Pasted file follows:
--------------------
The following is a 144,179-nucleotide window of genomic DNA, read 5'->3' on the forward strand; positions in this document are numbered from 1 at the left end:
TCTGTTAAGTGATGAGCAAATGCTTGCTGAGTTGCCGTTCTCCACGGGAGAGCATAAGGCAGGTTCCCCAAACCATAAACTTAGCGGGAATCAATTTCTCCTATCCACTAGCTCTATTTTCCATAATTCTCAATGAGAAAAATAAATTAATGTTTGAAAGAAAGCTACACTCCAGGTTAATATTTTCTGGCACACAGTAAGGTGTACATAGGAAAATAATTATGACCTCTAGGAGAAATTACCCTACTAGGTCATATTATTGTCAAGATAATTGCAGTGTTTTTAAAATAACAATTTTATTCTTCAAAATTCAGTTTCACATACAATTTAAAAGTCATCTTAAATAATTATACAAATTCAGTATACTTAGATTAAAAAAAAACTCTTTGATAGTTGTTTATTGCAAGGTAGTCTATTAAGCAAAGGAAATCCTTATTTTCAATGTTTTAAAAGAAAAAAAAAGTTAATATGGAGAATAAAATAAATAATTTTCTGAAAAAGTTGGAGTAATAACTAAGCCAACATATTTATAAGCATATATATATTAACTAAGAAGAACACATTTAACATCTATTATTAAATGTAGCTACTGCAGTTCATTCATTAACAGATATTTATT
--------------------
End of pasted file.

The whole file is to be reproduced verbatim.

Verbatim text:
The following is a 144,179-nucleotide window of genomic DNA, read 5'->3' on the forward strand; positions in this document are numbered from 1 at the left end:
TCTGTTAAGTGATGAGCAAATGCTTGCTGAGTTGCCGTTCTCCACGGGAGAGCATAAGGCAGGTTCCCCAAACCATAAACTTAGCGGGAATCAATTTCTCCTATCCACTAGCTCTATTTTCCATAATTCTCAATGAGAAAAATAAATTAATGTTTGAAAGAAAGCTACACTCCAGGTTAATATTTTCTGGCACACAGTAAGGTGTACATAGGAAAATAATTATGACCTCTAGGAGAAATTACCCTACTAGGTCATATTATTGTCAAGATAATTGCAGTGTTTTTAAAATAACAATTTTATTCTTCAAAATTCAGTTTCACATACAATTTAAAAGTCATCTTAAATAATTATACAAATTCAGTATACTTAGATTAAAAAAAAACTCTTTGATAGTTGTTTATTGCAAGGTAGTCTATTAAGCAAAGGAAATCCTTATTTTCAATGTTTTAAAAGAAAAAAAAAGTTAATATGGAGAATAAAATAAATAATTTTCTGAAAAAGTTGGAGTAATAACTAAGCCAACATATTTATAAGCATATATATATTAACTAAGAAGAACACATTTAACATCTATTATTAAATGTAGCTACTGCAGTTCATTCATTAACAGATATTTATT